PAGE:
Thought I’d pass along this letter written by my Aunt in Stockton, California. Diane Savoy (shown) is a home care worker and, in addition to her current job, has been caring for my Uncle Melvin, who has been struggling with his health for the last few years.
She’s also a member of the Service Employees International Union (SEIU) and a staunch supporter of workers issues. She wrote a letter to the editor and is helping to make Californians aware of a proposed law in Sacramento that would give home care providers assistance in caring for the sick and elderly.
Right now, California Governor Jerry Brown is dealing with a $16 billion dollar budget deficit this year and massive cuts in services (including those in the home care industry) is inevitable. Help support California Senate Bill 1503 (SB 1503) and give home care workers the support they need to do their jobs properly.
I hope you take the time and show your support for this important cause.
California’s system for caring for the frail, elderly and the very sick is so broken, it could cost the life of someone you care about.
My companion, Melvin, is one example of the thousands of San Joaquin County seniors and people with disabilities whose lives are put at risk by an uncoordinated, patchwork system of care.
Melvin is blind in one eye, has a rare form of arthritis that flares up in response to infection or bacteria, and a skin condition that can erupt into open, infected wounds. He also suffered a heart attack in 2006. With multiple serious conditions, managing his medication and following the instructions of five different physicians instructions are literally a matter of life and death.
Sadly, Melvin’s health has been put at risk because these providers hardly talk to one another — much less work together — to keep him healthy. A few years ago, a dose of blood thinner caused an incision in his one good eye to bleed out, resulting in total blindness for three months. He eventually recovered, but it’s easy to see how a mixture of medicine can be deadly.
Home care providers like me have been fighting this year, alongside seniors and home care consumers, to fix this broken system and produce better health outcomes. During these difficult budget times, our plan would also put the state on better financial footing and get California ready to keep our growing population of seniors healthy as the baby boom generation ages.
We support legislation, SB 1503 (Steinberg) that would coordinate the care that seniors and people with disabilities receive from Medi-Cal and In-Home Supportive Services (IHSS). Our plan would shift incentives so health care and home care providers work as a team to keep our loved ones healthy.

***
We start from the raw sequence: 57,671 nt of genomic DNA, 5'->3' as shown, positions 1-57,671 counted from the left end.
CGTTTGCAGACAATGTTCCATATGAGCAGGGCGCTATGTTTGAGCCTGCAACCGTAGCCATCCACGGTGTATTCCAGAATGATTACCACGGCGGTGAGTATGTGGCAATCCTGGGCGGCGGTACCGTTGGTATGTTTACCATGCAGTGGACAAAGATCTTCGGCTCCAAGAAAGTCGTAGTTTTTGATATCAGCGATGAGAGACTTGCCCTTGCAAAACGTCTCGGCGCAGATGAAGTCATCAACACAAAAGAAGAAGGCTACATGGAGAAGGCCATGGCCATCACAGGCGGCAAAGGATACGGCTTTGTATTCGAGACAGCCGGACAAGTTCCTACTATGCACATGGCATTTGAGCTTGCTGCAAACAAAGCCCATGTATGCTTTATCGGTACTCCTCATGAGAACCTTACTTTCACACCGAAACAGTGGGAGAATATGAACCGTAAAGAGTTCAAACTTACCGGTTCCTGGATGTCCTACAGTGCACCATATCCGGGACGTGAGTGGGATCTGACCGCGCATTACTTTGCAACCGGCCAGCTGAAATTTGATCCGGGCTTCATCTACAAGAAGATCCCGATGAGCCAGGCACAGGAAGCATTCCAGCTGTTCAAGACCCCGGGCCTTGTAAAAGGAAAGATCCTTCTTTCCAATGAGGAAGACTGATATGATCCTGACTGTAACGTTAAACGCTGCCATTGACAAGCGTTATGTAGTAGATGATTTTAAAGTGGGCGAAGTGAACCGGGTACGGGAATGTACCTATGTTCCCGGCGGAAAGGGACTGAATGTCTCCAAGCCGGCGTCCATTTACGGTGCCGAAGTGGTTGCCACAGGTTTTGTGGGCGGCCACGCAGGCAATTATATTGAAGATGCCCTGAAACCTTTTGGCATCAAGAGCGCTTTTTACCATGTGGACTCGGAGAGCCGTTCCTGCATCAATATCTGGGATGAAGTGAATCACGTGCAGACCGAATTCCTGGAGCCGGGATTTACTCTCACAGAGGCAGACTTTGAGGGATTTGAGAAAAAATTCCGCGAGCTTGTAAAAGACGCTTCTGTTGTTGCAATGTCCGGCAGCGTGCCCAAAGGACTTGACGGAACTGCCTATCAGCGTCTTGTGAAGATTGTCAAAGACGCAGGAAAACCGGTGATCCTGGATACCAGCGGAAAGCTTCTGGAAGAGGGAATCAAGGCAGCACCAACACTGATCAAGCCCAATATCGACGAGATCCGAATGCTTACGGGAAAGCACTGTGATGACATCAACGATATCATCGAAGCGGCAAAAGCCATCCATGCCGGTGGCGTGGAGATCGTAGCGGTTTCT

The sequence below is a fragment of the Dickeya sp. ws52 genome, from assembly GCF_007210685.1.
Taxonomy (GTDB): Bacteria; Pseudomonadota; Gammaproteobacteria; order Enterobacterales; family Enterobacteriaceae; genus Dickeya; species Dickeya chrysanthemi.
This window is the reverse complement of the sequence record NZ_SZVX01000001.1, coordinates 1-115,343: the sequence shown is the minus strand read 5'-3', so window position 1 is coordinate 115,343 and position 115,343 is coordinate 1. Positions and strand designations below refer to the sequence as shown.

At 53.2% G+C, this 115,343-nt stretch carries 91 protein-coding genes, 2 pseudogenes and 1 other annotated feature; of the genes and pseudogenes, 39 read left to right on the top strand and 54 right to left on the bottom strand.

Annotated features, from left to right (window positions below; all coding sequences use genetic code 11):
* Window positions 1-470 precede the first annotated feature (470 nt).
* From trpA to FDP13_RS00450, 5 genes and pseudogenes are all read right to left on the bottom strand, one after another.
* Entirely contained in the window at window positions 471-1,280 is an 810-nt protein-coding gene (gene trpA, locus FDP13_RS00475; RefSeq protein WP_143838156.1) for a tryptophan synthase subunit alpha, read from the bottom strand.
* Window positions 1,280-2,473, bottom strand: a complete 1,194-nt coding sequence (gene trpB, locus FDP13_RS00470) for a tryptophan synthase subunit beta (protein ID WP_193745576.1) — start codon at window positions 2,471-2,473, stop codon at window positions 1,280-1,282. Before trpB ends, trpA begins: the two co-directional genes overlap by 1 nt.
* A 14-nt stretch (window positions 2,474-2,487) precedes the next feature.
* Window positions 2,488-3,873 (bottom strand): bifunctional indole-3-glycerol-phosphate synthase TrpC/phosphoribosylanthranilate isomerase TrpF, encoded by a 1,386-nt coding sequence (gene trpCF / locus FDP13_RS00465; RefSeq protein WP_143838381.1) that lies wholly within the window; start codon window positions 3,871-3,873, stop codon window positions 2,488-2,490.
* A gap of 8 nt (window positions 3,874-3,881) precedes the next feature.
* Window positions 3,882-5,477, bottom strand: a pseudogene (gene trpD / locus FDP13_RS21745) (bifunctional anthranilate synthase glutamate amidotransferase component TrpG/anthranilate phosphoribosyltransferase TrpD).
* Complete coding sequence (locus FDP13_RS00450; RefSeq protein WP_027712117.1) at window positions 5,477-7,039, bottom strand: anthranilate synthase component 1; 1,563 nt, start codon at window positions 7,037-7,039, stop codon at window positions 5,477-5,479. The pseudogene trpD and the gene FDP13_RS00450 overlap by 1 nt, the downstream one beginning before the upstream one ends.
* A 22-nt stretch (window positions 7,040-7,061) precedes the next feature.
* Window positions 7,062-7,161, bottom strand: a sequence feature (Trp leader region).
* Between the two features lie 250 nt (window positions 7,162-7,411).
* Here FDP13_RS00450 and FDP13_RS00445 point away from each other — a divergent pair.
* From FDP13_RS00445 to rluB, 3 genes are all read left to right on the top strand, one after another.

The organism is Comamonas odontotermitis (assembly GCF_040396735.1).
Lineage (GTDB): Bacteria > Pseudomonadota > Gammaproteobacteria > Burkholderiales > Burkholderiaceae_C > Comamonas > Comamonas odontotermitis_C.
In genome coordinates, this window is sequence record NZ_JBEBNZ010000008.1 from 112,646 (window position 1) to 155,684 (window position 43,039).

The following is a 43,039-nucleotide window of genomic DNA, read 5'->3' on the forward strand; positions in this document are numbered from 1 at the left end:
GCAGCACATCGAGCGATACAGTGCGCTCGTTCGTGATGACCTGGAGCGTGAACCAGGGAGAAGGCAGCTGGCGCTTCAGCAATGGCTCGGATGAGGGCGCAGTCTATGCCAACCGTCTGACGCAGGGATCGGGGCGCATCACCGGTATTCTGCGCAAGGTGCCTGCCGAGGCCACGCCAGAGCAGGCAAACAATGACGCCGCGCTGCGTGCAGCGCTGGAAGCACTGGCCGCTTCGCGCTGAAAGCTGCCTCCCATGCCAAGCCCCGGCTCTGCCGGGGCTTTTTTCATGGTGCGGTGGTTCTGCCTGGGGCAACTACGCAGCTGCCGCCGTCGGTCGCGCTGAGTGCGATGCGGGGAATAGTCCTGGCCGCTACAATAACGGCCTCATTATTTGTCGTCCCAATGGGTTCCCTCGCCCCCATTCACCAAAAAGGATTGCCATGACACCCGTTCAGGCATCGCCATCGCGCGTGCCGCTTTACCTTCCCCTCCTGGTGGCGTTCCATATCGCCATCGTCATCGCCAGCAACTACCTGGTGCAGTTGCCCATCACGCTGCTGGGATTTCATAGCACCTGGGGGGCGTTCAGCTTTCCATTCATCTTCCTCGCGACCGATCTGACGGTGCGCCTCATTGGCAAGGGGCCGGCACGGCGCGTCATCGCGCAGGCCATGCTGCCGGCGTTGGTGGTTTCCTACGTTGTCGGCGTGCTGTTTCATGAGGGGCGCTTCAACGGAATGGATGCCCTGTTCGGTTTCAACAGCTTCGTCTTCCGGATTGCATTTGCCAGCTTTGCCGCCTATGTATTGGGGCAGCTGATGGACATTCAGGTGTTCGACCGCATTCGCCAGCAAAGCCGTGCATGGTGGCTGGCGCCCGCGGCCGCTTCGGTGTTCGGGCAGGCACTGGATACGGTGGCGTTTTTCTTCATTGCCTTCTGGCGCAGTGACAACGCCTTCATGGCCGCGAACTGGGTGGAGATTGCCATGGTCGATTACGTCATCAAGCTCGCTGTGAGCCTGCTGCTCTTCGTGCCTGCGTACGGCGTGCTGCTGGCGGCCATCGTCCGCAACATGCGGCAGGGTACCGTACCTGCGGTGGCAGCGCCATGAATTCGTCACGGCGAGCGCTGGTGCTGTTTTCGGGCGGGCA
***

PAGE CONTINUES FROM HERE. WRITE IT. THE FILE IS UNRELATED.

Under SB 1503, home care providers will be trained to observe and report signs of serious conditions like diabetes and heart disease and to improve management of these and other chronic conditions. With training in preventative care, caregivers will help those we care for stay out of hospitals and nursing homes, saving billions of dollars in the coming years.
That’s right, our plan saves money by keeping people healthy.
SB 1503 is the smart way to reduce health care costs in California over the long-term. But legislators are now considering taking the budget ax to the compassionate and cost-effective home care program that is the last lifeline for those stuck in the current, broken system.
The current state budget proposal aims to drastically slash support seniors and people with disabilities need to stay healthy and independent. In San Joaquin County, 3250 seniors and people with disabilities who live with another person would be especially hard hit.
The budget targets these vulnerable Californians for extra cuts, wrongly assuming housemates can do “ordinary” tasks like laundry, cleaning and cooking. This flawed proposal fails to understand that many consumers have elderly spouses or roommates who are unable or unwilling to do these tasks. Nor does it recognize that for people like Melvin who are so prone to infection, dirty surfaces or laundry can literally be deadly.
It’s unthinkable that legislators would choose to put vulnerable seniors and people with disabilities at risk when there is a better approach that would save money and improve the health of those we love.
What’s more, making more unnecessary cuts will tear down the foundation of home care so we’ll never be able to strengthen the fragmented system and prevent more situations like what my companion went through.
That’s why I am asking Stockton’s Senator, Lois Wolk, to reject these pound-foolish cuts and support Senate Bill 1503 so we can fix this broken system once and for all.
Diane Chauvin has been a home care provider for her companion for more than 25 years. She lives in Stockton